The European Space Agency (ESA) has launched two further satellites that will form part of the European Commission's (EC) 30-strong Galileo satellite navigation system.
Project Galileo is the EC’s effort to remove its reliance on the US-owned GPS system which, although offered for use, could be altered or removed in times of conflict. Galileo will be more accurate than GPS, allowing positioning to within one metre.
The launch of the two satellites takes the total now in orbit to eight. They were deployed on Friday at just before 10pm UK time, and were launched from Europe’s Spaceport in French Guiana on top of a Soyuz rocket (pictured above).
The satellites reached orbit four hours after launch at an altitude of 23,500km, and will now enter a period of testing before being handed over for operational control in the summer. Four more satellites are scheduled for launch during the year.
Elżbieta Bieńkowska, European commissioner for internal market, industry, entrepreneurship and SME, welcomed the launch as another step forward for Europe.
"The successful launch of two Galileo satellites takes us one step closer to a global European satellite navigation system,” she said.
"Today we demonstrated again that Europe has state-of-the-art know-how, cutting edge technology, and the vision and determination to accomplish great things.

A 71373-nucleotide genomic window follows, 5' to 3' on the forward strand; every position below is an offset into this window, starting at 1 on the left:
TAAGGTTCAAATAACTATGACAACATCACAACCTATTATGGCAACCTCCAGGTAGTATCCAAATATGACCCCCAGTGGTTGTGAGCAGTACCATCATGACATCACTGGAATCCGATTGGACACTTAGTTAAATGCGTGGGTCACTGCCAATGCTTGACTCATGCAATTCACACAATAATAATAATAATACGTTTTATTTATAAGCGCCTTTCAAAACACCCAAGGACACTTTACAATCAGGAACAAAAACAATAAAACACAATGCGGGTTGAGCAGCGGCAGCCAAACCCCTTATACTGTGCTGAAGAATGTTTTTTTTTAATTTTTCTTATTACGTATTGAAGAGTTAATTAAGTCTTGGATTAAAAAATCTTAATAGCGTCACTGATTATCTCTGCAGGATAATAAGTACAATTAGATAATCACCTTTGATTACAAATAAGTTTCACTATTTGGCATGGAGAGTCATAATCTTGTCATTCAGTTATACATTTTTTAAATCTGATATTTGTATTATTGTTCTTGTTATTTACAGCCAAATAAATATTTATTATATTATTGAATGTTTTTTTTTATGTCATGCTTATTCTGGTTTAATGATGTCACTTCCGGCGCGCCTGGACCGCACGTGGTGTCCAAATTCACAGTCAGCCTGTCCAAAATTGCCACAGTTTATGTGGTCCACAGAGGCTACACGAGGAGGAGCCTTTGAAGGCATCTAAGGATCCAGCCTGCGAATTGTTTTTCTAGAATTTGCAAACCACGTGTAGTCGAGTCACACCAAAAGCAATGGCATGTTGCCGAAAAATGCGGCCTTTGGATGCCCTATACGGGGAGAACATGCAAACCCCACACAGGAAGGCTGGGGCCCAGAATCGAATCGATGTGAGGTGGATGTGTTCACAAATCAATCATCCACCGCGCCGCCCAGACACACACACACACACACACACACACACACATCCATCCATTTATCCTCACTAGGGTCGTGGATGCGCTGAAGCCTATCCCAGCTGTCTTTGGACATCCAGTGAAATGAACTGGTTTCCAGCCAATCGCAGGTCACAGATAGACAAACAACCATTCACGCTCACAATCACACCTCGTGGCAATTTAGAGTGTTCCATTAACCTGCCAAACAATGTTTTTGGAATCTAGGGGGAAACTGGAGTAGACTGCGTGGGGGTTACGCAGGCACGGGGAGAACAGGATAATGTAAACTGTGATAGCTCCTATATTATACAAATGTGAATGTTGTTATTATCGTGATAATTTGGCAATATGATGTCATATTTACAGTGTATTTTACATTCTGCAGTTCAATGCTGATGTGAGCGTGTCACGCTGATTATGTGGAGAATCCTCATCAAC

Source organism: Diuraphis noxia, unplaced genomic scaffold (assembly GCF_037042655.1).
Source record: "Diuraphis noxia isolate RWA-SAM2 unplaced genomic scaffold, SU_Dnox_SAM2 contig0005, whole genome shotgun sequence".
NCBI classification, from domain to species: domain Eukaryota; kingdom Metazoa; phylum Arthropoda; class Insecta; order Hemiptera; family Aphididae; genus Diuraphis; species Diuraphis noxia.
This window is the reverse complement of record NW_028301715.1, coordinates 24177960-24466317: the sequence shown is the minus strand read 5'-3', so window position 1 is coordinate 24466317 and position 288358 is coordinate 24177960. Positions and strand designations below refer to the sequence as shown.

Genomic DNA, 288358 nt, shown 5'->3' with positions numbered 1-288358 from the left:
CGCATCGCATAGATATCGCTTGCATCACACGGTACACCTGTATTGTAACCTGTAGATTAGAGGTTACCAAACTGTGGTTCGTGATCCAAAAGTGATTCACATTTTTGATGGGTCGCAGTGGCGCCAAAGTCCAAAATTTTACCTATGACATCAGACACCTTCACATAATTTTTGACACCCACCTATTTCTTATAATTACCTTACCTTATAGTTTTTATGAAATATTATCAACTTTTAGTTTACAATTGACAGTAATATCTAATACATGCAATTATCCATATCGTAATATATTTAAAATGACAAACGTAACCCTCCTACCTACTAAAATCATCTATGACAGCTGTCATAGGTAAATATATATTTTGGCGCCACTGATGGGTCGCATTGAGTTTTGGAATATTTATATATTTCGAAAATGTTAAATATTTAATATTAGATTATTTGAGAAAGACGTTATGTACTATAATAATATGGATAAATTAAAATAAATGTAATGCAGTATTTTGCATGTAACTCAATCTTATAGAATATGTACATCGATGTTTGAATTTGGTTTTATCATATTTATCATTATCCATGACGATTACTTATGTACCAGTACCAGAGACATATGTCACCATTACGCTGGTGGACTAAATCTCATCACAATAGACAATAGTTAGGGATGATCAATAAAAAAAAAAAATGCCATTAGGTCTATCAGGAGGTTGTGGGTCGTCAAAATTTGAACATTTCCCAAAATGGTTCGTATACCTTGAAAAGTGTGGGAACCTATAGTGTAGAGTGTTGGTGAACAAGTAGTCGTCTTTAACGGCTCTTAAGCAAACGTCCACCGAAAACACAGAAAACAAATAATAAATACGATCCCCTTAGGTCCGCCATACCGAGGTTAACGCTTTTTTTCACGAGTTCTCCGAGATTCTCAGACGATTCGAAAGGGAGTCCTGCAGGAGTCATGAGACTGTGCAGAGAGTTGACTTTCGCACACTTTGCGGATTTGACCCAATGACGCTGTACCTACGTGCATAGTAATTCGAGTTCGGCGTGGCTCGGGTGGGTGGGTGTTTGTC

“Whether you're hoping to benefit from the next generation of in-car satellite navigation, or the reassurance of knowing that the coastguard can deploy search and rescue, Galileo will soon provide you with great opportunities."
The successful launch will also be a welcome relief to the ESA and EC after an incident last year in which the sixth satellite entered the wrong orbit, potentially making it unusable for the Galileo project.
However, the ESA recently confirmed that a project to push the satellite back into the correct orbit had proved successful.
“I am very proud of what our teams at ESA and industry have achieved,” said Marco Falcone, head of the Galileo system office.
“Our intention was to recover this mission from the very early days after the wrong orbit injection. This is what we are made for at ESA.”
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